The recently-approved IEX exchange from US is providing its market data free of charge.
Since the ever rising cost of the market data is a contentious issue in the trading community, this should be a welcome development.
The question is, how long these data will remain free ?
Initially, BATS US exchange’s was also free of charge. In 2013, as soon as the exchange has captured sufficient market share, the charges were introduced, although to be fair, BATS pricing policy is still more
attractive in some aspects than NYSE’s and NASDAQ’s.
IEX’s market share is currently less than 2% - not insignificant, but still much behind the established exchanges.
Providing their market data for free might be a good marketing strategy for them, but it remains to be seen if they will continue to do so once their market share goes above 5%.
Update: Brad Katsuyama, CEO of IEX is reported to have said that “IEX will never need to rely on charging for market data and connectivity”.
If he stays true to his word and IEX will succeed in capturing significant market share, his position may put pressure on other exchanges to do the same.
Over the last few years, as the volumes have been decreasing, exchanges have been raising their market data fee to keep their revenues stable. This has led to complaints form the trading firms, which cannot function properly without the market data and which see the exchanges as monopolists exploiting their positions. This is particularly true on the derivatives markets, when there is very little competition between exchanges.
New fund managers and other trading/investing start-ups (especially algo trading firms, which require large sets of data at the onset) often find the cost of data (both real-time or historical) prohibitive.This is acting as a major barrier to entry and might negatively affect the long-term liquidity in the markets.
The firms would definitely welcome a disruptor revolutionising the market data business.
Rising cost of data is counter-intuitive as transmission and storage costs are plummeting. Other associated costs like software required for processing can also be reduced dramatically by coalitions of open source contributors, similar e.g., to the hyperledger project from entities that have a joint stake in the quality of that data service.
From a risk management perspective democratizing market data access can only be a huge gain that will be shared by all market participants. Risks lurk in information lapses, aka “there are no black swans, only black boxes”. Data based risk management does have its limitations: it is a required not a sufficient condition. But that is a different sort of worry.
Its not all cost reduction. Once the data spigot is open, it enables new types of service provision on top of raw data. There are some parallels with the open data movement that focuses (mostly) on government produced data. Keeping costs artificially high hampers such innovation and delays the move to a better state of the world.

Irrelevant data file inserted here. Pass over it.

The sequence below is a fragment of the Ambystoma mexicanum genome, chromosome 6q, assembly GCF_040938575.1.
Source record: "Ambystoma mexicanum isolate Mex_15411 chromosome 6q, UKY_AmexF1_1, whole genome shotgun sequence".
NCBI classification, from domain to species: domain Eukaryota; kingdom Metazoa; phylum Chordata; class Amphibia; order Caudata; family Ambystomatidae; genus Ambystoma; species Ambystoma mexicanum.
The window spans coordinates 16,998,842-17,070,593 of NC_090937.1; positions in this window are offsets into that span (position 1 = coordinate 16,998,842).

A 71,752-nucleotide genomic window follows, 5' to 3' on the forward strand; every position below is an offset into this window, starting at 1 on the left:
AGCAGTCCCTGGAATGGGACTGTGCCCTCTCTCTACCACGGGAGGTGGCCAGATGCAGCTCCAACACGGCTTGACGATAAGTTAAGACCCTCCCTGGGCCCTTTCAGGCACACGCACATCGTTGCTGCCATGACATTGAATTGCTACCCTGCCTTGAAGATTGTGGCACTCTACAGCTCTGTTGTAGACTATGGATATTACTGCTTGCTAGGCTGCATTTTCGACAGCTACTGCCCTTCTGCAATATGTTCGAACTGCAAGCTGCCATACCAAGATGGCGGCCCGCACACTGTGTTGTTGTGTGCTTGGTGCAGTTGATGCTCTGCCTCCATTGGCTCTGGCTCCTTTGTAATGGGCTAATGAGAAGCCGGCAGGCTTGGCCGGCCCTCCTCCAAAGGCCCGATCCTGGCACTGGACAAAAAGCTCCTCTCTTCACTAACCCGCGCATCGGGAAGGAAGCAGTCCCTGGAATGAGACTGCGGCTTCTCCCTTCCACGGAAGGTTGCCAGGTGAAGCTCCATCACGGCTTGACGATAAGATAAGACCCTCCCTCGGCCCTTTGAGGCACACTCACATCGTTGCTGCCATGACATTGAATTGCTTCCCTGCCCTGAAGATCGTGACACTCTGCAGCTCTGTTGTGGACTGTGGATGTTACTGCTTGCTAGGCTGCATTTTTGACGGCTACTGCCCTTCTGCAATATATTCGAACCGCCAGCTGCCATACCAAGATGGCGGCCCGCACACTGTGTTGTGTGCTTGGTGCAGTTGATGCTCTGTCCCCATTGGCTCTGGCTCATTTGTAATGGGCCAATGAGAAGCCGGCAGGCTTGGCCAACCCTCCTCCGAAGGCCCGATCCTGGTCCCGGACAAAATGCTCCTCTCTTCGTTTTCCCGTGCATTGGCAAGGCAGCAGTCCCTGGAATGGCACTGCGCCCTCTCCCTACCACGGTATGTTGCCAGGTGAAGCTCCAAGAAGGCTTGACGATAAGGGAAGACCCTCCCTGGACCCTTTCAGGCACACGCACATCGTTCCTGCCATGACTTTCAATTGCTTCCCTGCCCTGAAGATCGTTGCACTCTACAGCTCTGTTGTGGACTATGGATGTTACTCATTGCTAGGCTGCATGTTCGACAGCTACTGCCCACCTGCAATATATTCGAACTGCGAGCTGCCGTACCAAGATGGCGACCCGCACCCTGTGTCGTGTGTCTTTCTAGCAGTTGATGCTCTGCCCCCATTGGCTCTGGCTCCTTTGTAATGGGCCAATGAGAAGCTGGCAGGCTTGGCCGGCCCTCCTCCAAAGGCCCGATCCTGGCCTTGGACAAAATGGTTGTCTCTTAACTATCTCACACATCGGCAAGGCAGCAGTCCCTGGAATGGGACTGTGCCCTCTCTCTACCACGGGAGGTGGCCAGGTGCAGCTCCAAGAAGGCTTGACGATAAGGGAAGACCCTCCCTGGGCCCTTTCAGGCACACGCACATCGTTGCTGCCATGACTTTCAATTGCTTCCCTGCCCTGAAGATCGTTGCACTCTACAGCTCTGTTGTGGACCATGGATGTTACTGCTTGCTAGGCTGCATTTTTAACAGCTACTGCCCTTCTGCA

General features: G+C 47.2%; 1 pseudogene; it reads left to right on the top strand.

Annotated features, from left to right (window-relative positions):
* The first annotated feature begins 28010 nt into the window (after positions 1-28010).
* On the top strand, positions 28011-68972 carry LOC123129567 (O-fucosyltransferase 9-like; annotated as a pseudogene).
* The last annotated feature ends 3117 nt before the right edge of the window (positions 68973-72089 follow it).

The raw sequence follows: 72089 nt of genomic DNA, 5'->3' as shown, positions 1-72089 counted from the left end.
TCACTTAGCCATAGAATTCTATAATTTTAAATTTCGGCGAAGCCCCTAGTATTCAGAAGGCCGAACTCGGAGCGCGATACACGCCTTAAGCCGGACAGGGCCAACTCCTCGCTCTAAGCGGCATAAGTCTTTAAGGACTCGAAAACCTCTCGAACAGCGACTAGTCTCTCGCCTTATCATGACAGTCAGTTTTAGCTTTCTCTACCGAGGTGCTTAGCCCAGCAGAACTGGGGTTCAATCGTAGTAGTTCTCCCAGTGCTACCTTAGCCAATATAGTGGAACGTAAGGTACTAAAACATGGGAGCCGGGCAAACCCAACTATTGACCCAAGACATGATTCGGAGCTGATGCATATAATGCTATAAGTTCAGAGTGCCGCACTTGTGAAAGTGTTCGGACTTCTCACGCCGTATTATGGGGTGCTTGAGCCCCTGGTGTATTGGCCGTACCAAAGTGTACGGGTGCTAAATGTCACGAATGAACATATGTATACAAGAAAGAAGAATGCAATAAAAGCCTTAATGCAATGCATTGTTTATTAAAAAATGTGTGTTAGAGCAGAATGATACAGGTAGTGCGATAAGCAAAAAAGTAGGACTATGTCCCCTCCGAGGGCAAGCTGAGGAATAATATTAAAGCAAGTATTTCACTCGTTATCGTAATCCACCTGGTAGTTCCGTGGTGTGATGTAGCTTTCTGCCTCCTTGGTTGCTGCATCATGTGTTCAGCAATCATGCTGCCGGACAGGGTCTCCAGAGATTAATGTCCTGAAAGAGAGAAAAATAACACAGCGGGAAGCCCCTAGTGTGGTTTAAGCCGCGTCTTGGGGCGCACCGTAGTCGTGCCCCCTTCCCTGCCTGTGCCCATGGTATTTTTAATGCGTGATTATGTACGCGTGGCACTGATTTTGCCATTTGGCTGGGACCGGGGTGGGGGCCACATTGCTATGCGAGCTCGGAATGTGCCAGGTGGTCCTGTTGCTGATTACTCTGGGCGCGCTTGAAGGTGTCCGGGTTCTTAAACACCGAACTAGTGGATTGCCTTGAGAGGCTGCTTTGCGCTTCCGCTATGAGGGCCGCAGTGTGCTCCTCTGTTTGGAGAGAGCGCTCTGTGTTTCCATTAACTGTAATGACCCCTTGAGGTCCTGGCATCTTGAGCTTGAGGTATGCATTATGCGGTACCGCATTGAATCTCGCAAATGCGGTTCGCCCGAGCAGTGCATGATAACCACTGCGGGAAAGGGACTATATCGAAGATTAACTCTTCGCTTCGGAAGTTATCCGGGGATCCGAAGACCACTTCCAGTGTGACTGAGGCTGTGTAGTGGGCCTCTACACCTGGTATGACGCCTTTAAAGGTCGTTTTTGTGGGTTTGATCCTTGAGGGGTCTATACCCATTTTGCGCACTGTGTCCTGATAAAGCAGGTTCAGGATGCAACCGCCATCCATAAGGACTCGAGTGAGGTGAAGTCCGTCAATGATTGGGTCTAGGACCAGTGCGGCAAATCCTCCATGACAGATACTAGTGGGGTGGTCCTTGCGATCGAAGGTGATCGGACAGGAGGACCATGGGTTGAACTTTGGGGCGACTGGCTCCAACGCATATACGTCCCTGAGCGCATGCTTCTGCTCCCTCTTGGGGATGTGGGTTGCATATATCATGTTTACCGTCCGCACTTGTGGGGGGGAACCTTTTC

Finally there is a question of who’s data is it anyway, which has some analogies with the web scrapping controversy around banking data and API’s. What if a trading entity chooses to post their transaction data to a third party repository?
One thing is for sure, given the pace of technological change, any question around market data infrastructure, costs and access is far from settled!
I don’t think the cost of market data is justified by the cost.
As with most software and SaaS solution, the marginal cost of supplying the data to additional client is close to zero (other then perhaps the bandwith cost).
The main reason the exchanges are increasing their charges is that these data are becoming increasingly important to the financial firms, especially all sorts of HFT and algo trading firms.
The exchanges are very good at segmenting the market, too. The cost to the private investors is usually very low, whereas the tick data used by black boxes are the most expensive.
There’s a multitude of vendors re-selling the market data and the pricing is far from transparent.
IEX isnt offering free real-time market data, as a marketing gimic. IEX is healthy competition in a market that needs change. @ThinkTwice calls for the SEC to take on that responsibility.
He thinks that the SEC should take ownership simply because all their NMS (National Market System) is plaguing the exchange (read details of its significant side-effects).
IEX’s free real-time data is feeding Fintech apps.
Intrinio has partnered with IEX. This partnership allows Intrinio to offer real time stock prices without the redistribution fees and offers attractive pricing packages. For example, Intrinio’s new Stock screener on Excel (ISE) can be used for free for up to 500 daily data points and thereafter, plans start as low as $10 per month. Such services, can reduce substantially costs for investment bank boutiques, financial analysts, hedge funds etc.